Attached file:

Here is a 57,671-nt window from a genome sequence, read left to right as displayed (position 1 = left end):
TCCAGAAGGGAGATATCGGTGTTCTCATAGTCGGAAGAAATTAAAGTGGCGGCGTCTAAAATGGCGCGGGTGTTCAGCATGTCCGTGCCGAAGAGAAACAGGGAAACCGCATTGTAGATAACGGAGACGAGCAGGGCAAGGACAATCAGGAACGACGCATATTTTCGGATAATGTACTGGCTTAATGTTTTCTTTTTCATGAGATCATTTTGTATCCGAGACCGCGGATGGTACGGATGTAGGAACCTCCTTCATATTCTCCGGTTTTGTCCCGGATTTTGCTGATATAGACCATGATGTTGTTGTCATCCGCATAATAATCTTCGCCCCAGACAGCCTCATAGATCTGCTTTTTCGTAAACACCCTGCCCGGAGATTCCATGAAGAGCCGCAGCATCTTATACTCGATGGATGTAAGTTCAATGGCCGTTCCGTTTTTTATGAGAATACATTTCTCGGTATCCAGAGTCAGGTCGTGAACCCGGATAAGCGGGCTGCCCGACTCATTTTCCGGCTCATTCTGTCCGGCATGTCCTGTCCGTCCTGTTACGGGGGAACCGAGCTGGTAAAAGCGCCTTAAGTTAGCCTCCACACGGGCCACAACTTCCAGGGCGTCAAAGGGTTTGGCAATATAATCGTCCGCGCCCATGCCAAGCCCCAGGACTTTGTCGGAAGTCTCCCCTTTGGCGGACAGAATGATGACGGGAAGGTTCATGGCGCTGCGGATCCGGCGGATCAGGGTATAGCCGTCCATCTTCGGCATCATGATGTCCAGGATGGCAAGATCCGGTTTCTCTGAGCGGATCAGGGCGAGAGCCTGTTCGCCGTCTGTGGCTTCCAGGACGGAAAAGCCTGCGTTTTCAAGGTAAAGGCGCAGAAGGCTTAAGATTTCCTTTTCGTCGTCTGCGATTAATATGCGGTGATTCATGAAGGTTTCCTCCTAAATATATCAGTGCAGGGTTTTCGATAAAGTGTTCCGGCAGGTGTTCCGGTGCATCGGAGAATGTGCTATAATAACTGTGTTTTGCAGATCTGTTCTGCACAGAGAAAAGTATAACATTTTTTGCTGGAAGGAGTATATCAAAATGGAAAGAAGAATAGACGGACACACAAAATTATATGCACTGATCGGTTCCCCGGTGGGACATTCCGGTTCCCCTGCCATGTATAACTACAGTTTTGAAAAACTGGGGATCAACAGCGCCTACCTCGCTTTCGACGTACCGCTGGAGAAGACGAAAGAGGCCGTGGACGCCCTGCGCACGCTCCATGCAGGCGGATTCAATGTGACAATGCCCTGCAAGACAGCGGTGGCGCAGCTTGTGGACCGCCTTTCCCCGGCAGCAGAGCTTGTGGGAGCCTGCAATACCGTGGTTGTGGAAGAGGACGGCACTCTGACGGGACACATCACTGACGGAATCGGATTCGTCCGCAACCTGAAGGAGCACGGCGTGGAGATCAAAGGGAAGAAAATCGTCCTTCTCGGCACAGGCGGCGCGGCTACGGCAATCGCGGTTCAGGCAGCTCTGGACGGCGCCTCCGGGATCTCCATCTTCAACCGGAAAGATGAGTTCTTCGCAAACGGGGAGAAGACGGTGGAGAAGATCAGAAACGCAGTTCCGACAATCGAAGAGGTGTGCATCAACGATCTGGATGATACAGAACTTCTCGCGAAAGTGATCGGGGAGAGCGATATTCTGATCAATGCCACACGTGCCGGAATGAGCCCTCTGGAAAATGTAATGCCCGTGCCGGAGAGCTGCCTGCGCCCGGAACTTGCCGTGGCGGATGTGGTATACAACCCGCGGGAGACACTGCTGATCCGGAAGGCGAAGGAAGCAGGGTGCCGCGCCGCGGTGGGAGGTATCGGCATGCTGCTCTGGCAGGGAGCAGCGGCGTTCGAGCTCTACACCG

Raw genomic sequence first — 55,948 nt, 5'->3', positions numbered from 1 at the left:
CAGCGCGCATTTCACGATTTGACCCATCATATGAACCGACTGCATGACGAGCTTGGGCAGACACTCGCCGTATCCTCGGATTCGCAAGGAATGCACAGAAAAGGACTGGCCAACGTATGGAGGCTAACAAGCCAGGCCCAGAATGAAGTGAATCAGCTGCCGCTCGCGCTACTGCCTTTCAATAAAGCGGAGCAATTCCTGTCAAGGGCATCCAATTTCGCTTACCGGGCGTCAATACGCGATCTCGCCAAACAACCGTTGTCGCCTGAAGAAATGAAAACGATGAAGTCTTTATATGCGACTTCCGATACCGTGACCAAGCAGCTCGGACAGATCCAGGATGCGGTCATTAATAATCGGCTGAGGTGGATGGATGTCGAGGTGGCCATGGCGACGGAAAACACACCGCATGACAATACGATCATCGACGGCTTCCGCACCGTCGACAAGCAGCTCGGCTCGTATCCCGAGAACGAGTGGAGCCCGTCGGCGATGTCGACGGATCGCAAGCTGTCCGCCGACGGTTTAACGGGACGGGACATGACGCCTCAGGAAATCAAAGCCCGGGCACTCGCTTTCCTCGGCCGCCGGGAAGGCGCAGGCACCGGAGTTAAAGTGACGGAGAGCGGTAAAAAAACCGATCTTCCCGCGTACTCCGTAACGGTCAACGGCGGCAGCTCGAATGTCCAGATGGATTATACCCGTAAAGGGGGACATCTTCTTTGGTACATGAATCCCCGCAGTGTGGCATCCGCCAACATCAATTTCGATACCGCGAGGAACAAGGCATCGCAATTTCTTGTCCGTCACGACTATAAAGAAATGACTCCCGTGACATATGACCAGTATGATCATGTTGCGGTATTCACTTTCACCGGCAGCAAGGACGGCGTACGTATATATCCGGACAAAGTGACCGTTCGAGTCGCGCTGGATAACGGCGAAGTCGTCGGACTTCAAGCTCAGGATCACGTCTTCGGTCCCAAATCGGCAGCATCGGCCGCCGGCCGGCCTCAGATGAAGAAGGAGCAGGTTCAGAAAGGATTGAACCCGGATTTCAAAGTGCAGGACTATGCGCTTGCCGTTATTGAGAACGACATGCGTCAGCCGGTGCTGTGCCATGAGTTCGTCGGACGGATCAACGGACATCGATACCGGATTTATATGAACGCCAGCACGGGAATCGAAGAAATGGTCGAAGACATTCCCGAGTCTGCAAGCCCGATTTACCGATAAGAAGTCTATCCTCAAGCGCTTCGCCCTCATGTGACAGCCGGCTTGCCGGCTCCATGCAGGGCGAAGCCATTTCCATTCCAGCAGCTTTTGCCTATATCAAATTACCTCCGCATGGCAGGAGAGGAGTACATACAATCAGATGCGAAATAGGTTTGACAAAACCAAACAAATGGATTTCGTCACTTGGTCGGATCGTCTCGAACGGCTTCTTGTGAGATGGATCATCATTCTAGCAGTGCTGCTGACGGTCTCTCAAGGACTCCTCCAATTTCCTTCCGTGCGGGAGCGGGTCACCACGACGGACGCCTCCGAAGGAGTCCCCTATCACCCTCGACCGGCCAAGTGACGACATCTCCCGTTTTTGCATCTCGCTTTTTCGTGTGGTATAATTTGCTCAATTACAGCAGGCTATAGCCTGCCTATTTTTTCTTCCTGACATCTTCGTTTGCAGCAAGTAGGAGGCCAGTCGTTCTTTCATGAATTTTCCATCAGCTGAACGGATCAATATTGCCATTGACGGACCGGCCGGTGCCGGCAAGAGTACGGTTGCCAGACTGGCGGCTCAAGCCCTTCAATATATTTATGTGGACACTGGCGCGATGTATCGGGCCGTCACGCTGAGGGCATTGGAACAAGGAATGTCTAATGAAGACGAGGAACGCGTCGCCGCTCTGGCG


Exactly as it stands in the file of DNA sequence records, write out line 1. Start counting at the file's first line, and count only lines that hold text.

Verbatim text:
Here is a 57,671-nt window from a genome sequence, read left to right as displayed (position 1 = left end):